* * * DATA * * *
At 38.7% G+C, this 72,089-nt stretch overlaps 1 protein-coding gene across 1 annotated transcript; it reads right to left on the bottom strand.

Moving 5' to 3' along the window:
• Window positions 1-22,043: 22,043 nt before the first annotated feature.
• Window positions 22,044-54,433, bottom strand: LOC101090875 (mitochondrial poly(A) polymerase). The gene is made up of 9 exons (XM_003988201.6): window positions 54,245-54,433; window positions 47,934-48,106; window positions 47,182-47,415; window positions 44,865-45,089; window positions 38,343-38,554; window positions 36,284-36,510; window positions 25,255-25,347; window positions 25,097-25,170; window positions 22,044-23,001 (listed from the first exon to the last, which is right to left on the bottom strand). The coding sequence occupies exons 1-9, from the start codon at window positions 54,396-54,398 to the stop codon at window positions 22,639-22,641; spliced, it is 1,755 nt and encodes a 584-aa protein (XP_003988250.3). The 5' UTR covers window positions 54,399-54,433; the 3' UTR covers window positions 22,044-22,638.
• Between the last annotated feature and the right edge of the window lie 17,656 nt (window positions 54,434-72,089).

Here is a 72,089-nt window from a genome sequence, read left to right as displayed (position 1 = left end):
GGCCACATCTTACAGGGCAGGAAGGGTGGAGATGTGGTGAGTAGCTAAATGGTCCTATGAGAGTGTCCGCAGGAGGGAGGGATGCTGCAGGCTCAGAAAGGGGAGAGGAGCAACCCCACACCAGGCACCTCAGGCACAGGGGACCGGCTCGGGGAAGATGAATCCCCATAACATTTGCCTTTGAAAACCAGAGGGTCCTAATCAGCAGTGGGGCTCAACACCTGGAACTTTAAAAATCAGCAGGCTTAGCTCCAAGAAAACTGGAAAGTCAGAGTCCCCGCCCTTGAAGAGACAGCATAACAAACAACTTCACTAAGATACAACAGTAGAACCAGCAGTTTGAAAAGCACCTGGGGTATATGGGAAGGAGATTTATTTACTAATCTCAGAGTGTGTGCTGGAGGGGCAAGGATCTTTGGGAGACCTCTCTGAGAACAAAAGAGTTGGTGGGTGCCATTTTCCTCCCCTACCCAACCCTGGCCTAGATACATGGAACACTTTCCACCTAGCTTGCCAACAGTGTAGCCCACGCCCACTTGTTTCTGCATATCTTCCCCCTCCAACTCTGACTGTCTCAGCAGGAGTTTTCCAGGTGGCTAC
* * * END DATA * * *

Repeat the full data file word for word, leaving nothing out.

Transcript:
At 38.7% G+C, this 72,089-nt stretch overlaps 1 protein-coding gene across 1 annotated transcript; it reads right to left on the bottom strand.

Moving 5' to 3' along the window:
• Window positions 1-22,043: 22,043 nt before the first annotated feature.
• Window positions 22,044-54,433, bottom strand: LOC101090875 (mitochondrial poly(A) polymerase). The gene is made up of 9 exons (XM_003988201.6): window positions 54,245-54,433; window positions 47,934-48,106; window positions 47,182-47,415; window positions 44,865-45,089; window positions 38,343-38,554; window positions 36,284-36,510; window positions 25,255-25,347; window positions 25,097-25,170; window positions 22,044-23,001 (listed from the first exon to the last, which is right to left on the bottom strand). The coding sequence occupies exons 1-9, from the start codon at window positions 54,396-54,398 to the stop codon at window positions 22,639-22,641; spliced, it is 1,755 nt and encodes a 584-aa protein (XP_003988250.3). The 5' UTR covers window positions 54,399-54,433; the 3' UTR covers window positions 22,044-22,638.
• Between the last annotated feature and the right edge of the window lie 17,656 nt (window positions 54,434-72,089).

Here is a 72,089-nt window from a genome sequence, read left to right as displayed (position 1 = left end):
GGCCACATCTTACAGGGCAGGAAGGGTGGAGATGTGGTGAGTAGCTAAATGGTCCTATGAGAGTGTCCGCAGGAGGGAGGGATGCTGCAGGCTCAGAAAGGGGAGAGGAGCAACCCCACACCAGGCACCTCAGGCACAGGGGACCGGCTCGGGGAAGATGAATCCCCATAACATTTGCCTTTGAAAACCAGAGGGTCCTAATCAGCAGTGGGGCTCAACACCTGGAACTTTAAAAATCAGCAGGCTTAGCTCCAAGAAAACTGGAAAGTCAGAGTCCCCGCCCTTGAAGAGACAGCATAACAAACAACTTCACTAAGATACAACAGTAGAACCAGCAGTTTGAAAAGCACCTGGGGTATATGGGAAGGAGATTTATTTACTAATCTCAGAGTGTGTGCTGGAGGGGCAAGGATCTTTGGGAGACCTCTCTGAGAACAAAAGAGTTGGTGGGTGCCATTTTCCTCCCCTACCCAACCCTGGCCTAGATACATGGAACACTTTCCACCTAGCTTGCCAACAGTGTAGCCCACGCCCACTTGTTTCTGCATATCTTCCCCCTCCAACTCTGACTGTCTCAGCAGGAGTTTTCCAGGTGGCTAC